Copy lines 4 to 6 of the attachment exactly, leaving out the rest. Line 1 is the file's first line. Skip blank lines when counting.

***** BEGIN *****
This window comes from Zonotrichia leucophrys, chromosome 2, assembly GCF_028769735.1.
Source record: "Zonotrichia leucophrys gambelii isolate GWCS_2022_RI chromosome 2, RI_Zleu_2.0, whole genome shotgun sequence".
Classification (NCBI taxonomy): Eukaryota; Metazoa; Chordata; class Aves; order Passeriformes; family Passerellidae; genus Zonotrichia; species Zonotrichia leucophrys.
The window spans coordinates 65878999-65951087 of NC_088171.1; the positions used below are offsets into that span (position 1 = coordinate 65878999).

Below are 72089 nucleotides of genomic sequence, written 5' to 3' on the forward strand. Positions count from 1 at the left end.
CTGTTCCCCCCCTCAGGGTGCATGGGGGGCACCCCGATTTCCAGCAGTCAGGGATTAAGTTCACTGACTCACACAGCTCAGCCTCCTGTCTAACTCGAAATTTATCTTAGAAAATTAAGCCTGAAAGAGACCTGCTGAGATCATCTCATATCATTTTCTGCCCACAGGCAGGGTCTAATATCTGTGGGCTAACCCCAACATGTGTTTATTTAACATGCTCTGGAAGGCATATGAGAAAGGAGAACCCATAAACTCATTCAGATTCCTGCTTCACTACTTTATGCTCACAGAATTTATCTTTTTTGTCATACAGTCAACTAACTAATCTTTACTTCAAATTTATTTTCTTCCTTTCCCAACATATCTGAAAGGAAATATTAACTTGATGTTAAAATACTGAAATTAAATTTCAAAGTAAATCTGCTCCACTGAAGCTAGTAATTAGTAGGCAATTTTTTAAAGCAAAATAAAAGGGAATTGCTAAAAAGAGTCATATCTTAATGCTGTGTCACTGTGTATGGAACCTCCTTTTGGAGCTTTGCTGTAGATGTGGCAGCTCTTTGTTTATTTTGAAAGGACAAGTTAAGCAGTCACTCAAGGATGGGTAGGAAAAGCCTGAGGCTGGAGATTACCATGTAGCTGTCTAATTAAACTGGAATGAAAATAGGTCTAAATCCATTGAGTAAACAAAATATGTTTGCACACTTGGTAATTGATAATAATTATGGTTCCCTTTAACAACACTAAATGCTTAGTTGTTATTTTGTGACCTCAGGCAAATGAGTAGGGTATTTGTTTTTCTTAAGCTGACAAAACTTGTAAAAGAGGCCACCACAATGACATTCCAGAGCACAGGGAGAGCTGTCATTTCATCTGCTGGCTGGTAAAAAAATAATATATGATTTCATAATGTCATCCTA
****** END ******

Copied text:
The window spans coordinates 65878999-65951087 of NC_088171.1; the positions used below are offsets into that span (position 1 = coordinate 65878999).

Below are 72089 nucleotides of genomic sequence, written 5' to 3' on the forward strand. Positions count from 1 at the left end.
CTGTTCCCCCCCTCAGGGTGCATGGGGGGCACCCCGATTTCCAGCAGTCAGGGATTAAGTTCACTGACTCACACAGCTCAGCCTCCTGTCTAACTCGAAATTTATCTTAGAAAATTAAGCCTGAAAGAGACCTGCTGAGATCATCTCATATCATTTTCTGCCCACAGGCAGGGTCTAATATCTGTGGGCTAACCCCAACATGTGTTTATTTAACATGCTCTGGAAGGCATATGAGAAAGGAGAACCCATAAACTCATTCAGATTCCTGCTTCACTACTTTATGCTCACAGAATTTATCTTTTTTGTCATACAGTCAACTAACTAATCTTTACTTCAAATTTATTTTCTTCCTTTCCCAACATATCTGAAAGGAAATATTAACTTGATGTTAAAATACTGAAATTAAATTTCAAAGTAAATCTGCTCCACTGAAGCTAGTAATTAGTAGGCAATTTTTTAAAGCAAAATAAAAGGGAATTGCTAAAAAGAGTCATATCTTAATGCTGTGTCACTGTGTATGGAACCTCCTTTTGGAGCTTTGCTGTAGATGTGGCAGCTCTTTGTTTATTTTGAAAGGACAAGTTAAGCAGTCACTCAAGGATGGGTAGGAAAAGCCTGAGGCTGGAGATTACCATGTAGCTGTCTAATTAAACTGGAATGAAAATAGGTCTAAATCCATTGAGTAAACAAAATATGTTTGCACACTTGGTAATTGATAATAATTATGGTTCCCTTTAACAACACTAAATGCTTAGTTGTTATTTTGTGACCTCAGGCAAATGAGTAGGGTATTTGTTTTTCTTAAGCTGACAAAACTTGTAAAAGAGGCCACCACAATGACATTCCAGAGCACAGGGAGAGCTGTCATTTCATCTGCTGGCTGGTAAAAAAATAATATATGATTTCATAATGTCATCCTA